Abstract Title

HIV-1 Tat and gp120 Regulate Astrocyte Tissue Inhibitor of Matrix Metalloproteinases-1 (TIMP)-1

Presenter Name

Chaitanya R. Joshi

Abstract

Purpose:

While antiretroviral therapy (ART) has improved the quality of life and survival of HIV-1-infected patients, HIV-1-associated neurocognitive disorders (HAND) remain a major problem in over 30% of cases. All forms of HAND are associated with CNS inflammation. Astrocytes, the principal type of glial cells, are involved in signaling, homeostasis, and repair during CNS pathology. Some astrocytes become non-productively infected by HIV-1. The balance between matrix metalloproteinases (MMP) and their inhibitors must be tightly regulated during CNS inflammation. In the brain, tissue inhibitor of MMPs (TIMP)-1 protects human neurons from HIV-1-induced apoptosis and is mainly produced by astrocytes. Further, astrocyte TIMP-1 is differentially regulated during acute and chronic IL-1β-activation. However, the direct or indirect effects of astrocyte HIV-1 protein expression on TIMP-1 regulation are not well studied. Here, we investigated downstream effects of HIV-1 Tat and gp120 expression in astrocytes on the TIMP-1/MMP balance.

Methods:

Primary human astrocytes were transfected with HIV-1 protein-expressing plasmids (Tat72, Tat101, gp120JR-FL). First, HIV-1 Tatand gp120 expression levels were compared using RT2-PCR and western blot. Cell viability and proliferation were evaluated as measures of cytotoxicity using MTT and BrdU assays, respectively. Concurrently, time-dependent changes in TIMP-1 and CCL2 mRNA and protein levels were measured as indicators of astrocyte activation. Since C/EBPβ is a known TIMP-1 regulator, alterations in C/EBPβ mRNA and protein levels were analyzed.

Results:

HIV-1 Tat and gp120 expression in astrocytes significantly reduced cell viability. Transfected astrocytes showed higher cytokine and chemokine mRNA as well as protein levels. C/EBPβ mRNA expression was differentially altered in astrocytes expressing either HIV-1 Tat72, Tat101 and gp120 indicating potentially distinct underlying mechanisms.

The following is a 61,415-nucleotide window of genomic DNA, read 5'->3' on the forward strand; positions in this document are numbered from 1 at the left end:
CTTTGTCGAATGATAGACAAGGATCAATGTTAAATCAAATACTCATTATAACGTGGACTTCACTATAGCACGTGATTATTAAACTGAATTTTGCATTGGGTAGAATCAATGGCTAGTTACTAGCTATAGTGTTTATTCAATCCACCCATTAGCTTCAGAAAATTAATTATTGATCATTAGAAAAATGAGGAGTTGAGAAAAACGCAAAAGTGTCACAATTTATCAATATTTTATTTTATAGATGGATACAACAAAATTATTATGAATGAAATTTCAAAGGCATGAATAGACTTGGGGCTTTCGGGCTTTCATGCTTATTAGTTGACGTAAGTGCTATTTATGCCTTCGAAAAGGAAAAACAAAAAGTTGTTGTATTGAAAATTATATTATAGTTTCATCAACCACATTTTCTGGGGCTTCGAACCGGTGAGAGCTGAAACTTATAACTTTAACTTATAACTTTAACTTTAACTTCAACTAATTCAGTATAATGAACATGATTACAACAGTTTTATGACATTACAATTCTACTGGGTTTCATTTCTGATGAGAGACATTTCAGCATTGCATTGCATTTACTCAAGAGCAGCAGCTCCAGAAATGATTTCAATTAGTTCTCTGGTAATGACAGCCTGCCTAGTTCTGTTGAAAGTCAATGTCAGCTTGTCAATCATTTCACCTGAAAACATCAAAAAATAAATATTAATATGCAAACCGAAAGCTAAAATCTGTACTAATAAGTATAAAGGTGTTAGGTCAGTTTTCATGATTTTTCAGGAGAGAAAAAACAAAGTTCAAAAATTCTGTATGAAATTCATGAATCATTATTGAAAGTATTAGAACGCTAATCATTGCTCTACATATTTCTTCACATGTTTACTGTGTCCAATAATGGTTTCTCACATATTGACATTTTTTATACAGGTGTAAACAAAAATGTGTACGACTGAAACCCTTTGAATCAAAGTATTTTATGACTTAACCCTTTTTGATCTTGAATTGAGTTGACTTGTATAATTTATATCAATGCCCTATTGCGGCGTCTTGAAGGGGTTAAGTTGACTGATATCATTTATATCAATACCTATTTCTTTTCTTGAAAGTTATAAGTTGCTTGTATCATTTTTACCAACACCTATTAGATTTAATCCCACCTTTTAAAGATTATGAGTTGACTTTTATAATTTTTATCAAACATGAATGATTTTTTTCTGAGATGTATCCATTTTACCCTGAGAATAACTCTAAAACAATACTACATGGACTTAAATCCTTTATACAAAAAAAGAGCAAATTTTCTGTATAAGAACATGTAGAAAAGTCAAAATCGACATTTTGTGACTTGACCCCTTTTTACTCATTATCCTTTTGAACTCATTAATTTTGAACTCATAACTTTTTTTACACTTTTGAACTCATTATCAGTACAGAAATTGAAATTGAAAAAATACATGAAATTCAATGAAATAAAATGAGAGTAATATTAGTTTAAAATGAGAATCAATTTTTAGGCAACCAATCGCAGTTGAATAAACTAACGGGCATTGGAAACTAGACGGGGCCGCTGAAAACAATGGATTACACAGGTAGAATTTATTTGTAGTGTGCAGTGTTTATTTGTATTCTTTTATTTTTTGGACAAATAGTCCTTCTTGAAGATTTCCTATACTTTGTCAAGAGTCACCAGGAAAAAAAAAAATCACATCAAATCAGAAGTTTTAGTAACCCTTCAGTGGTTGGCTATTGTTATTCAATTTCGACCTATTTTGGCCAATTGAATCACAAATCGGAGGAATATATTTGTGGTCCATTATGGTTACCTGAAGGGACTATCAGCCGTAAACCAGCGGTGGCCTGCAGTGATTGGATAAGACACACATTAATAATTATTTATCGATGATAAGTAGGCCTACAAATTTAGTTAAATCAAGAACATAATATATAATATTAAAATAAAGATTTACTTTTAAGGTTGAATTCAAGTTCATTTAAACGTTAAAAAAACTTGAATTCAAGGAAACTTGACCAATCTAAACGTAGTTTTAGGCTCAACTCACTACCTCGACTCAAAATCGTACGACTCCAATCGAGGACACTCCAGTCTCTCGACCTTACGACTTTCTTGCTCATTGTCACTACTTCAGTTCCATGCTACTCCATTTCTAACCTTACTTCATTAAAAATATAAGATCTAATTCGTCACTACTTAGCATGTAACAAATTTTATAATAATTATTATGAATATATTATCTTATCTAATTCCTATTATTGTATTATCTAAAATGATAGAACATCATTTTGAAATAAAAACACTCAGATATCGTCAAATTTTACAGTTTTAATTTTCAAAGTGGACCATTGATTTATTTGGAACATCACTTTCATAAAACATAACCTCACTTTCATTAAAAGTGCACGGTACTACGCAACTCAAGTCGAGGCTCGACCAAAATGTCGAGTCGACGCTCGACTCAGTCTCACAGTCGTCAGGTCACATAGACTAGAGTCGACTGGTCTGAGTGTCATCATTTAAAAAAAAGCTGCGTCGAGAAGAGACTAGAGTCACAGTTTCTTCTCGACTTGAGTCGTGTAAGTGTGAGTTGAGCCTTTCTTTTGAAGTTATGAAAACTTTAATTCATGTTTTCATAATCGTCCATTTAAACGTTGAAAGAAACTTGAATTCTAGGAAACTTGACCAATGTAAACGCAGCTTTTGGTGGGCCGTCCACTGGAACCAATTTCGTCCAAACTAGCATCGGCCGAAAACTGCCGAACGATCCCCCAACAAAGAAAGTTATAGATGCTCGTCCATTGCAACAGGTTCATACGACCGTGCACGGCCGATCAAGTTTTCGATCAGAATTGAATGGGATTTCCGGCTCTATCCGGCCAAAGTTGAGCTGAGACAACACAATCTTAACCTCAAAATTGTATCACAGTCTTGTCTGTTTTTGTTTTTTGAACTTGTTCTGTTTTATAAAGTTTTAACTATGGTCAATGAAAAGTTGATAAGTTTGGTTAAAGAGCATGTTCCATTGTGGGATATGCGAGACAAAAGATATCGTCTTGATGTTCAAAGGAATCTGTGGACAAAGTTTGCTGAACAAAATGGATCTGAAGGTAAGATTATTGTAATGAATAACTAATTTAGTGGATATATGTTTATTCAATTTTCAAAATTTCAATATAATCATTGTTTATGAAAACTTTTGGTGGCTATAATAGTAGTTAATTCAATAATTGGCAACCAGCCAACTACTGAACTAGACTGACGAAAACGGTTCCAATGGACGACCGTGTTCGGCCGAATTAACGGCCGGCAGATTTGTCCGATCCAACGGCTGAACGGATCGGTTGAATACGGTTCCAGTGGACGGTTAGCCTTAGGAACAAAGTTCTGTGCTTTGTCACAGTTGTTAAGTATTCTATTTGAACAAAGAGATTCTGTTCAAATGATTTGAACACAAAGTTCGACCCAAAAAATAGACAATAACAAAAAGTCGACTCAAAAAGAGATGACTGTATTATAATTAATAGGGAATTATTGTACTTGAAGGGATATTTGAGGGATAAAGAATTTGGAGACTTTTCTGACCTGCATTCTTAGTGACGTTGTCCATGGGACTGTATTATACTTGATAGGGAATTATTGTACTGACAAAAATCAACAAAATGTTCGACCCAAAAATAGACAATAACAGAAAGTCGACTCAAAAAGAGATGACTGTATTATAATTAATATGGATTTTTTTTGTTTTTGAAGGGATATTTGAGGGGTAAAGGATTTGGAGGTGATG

Conclusions:

We propose that TIMP-1 is differentially regulated by HIV-1 protein expression in astrocytes, which mimic viral CNS reservoirs, and may have implications in HAND neuropathogenesis.

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HIV-1 Tat and gp120 Regulate Astrocyte Tissue Inhibitor of Matrix Metalloproteinases-1 (TIMP)-1

Purpose:

While antiretroviral therapy (ART) has improved the quality of life and survival of HIV-1-infected patients, HIV-1-associated neurocognitive disorders (HAND) remain a major problem in over 30% of cases. All forms of HAND are associated with CNS inflammation. Astrocytes, the principal type of glial cells, are involved in signaling, homeostasis, and repair during CNS pathology. Some astrocytes become non-productively infected by HIV-1. The balance between matrix metalloproteinases (MMP) and their inhibitors must be tightly regulated during CNS inflammation. In the brain, tissue inhibitor of MMPs (TIMP)-1 protects human neurons from HIV-1-induced apoptosis and is mainly produced by astrocytes. Further, astrocyte TIMP-1 is differentially regulated during acute and chronic IL-1β-activation. However, the direct or indirect effects of astrocyte HIV-1 protein expression on TIMP-1 regulation are not well studied. Here, we investigated downstream effects of HIV-1 Tat and gp120 expression in astrocytes on the TIMP-1/MMP balance.

Methods:

Primary human astrocytes were transfected with HIV-1 protein-expressing plasmids (Tat72, Tat101, gp120JR-FL). First, HIV-1 Tatand gp120 expression levels were compared using RT2-PCR and western blot. Cell viability and proliferation were evaluated as measures of cytotoxicity using MTT and BrdU assays, respectively. Concurrently, time-dependent changes in TIMP-1 and CCL2 mRNA and protein levels were measured as indicators of astrocyte activation. Since C/EBPβ is a known TIMP-1 regulator, alterations in C/EBPβ mRNA and protein levels were analyzed.

Results:

HIV-1 Tat and gp120 expression in astrocytes significantly reduced cell viability. Transfected astrocytes showed higher cytokine and chemokine mRNA as well as protein levels. C/EBPβ mRNA expression was differentially altered in astrocytes expressing either HIV-1 Tat72, Tat101 and gp120 indicating potentially distinct underlying mechanisms.

Conclusions:

We propose that TIMP-1 is differentially regulated by HIV-1 protein expression in astrocytes, which mimic viral CNS reservoirs, and may have implications in HAND neuropathogenesis.